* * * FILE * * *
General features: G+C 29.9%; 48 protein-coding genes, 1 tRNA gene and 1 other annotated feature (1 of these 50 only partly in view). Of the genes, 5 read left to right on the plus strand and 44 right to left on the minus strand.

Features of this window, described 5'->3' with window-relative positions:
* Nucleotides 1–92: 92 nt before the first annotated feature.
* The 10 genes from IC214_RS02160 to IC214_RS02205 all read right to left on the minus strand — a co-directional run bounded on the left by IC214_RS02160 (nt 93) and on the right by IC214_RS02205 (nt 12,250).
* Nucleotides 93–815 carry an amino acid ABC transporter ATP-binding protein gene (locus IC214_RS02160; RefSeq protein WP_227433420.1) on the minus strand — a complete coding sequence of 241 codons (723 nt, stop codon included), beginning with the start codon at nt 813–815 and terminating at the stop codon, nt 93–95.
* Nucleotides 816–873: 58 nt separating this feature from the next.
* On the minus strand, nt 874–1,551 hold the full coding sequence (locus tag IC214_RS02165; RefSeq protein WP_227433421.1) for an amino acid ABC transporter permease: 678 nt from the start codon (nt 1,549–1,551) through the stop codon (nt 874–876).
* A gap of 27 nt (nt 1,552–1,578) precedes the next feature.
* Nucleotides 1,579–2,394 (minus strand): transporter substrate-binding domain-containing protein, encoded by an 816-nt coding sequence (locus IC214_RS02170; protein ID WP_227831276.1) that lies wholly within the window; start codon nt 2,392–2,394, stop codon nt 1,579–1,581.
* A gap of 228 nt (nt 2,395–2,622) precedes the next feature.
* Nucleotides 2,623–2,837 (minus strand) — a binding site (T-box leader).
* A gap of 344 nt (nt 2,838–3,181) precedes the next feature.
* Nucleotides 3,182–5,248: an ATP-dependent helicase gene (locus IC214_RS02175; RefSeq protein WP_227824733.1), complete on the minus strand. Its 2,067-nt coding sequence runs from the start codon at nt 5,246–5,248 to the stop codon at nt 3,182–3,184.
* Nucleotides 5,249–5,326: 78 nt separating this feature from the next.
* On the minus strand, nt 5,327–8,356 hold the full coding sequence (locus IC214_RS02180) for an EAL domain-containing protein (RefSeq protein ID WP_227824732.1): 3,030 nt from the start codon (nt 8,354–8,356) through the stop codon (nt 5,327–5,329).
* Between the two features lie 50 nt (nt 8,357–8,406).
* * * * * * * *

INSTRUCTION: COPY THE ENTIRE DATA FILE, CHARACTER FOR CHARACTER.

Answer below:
General features: G+C 29.9%; 48 protein-coding genes, 1 tRNA gene and 1 other annotated feature (1 of these 50 only partly in view). Of the genes, 5 read left to right on the plus strand and 44 right to left on the minus strand.

Features of this window, described 5'->3' with window-relative positions:
* Nucleotides 1–92: 92 nt before the first annotated feature.
* The 10 genes from IC214_RS02160 to IC214_RS02205 all read right to left on the minus strand — a co-directional run bounded on the left by IC214_RS02160 (nt 93) and on the right by IC214_RS02205 (nt 12,250).
* Nucleotides 93–815 carry an amino acid ABC transporter ATP-binding protein gene (locus IC214_RS02160; RefSeq protein WP_227433420.1) on the minus strand — a complete coding sequence of 241 codons (723 nt, stop codon included), beginning with the start codon at nt 813–815 and terminating at the stop codon, nt 93–95.
* Nucleotides 816–873: 58 nt separating this feature from the next.
* On the minus strand, nt 874–1,551 hold the full coding sequence (locus tag IC214_RS02165; RefSeq protein WP_227433421.1) for an amino acid ABC transporter permease: 678 nt from the start codon (nt 1,549–1,551) through the stop codon (nt 874–876).
* A gap of 27 nt (nt 1,552–1,578) precedes the next feature.
* Nucleotides 1,579–2,394 (minus strand): transporter substrate-binding domain-containing protein, encoded by an 816-nt coding sequence (locus IC214_RS02170; protein ID WP_227831276.1) that lies wholly within the window; start codon nt 2,392–2,394, stop codon nt 1,579–1,581.
* A gap of 228 nt (nt 2,395–2,622) precedes the next feature.
* Nucleotides 2,623–2,837 (minus strand) — a binding site (T-box leader).
* A gap of 344 nt (nt 2,838–3,181) precedes the next feature.
* Nucleotides 3,182–5,248: an ATP-dependent helicase gene (locus IC214_RS02175; RefSeq protein WP_227824733.1), complete on the minus strand. Its 2,067-nt coding sequence runs from the start codon at nt 5,246–5,248 to the stop codon at nt 3,182–3,184.
* Nucleotides 5,249–5,326: 78 nt separating this feature from the next.
* On the minus strand, nt 5,327–8,356 hold the full coding sequence (locus IC214_RS02180) for an EAL domain-containing protein (RefSeq protein ID WP_227824732.1): 3,030 nt from the start codon (nt 8,354–8,356) through the stop codon (nt 5,327–5,329).
* Between the two features lie 50 nt (nt 8,357–8,406).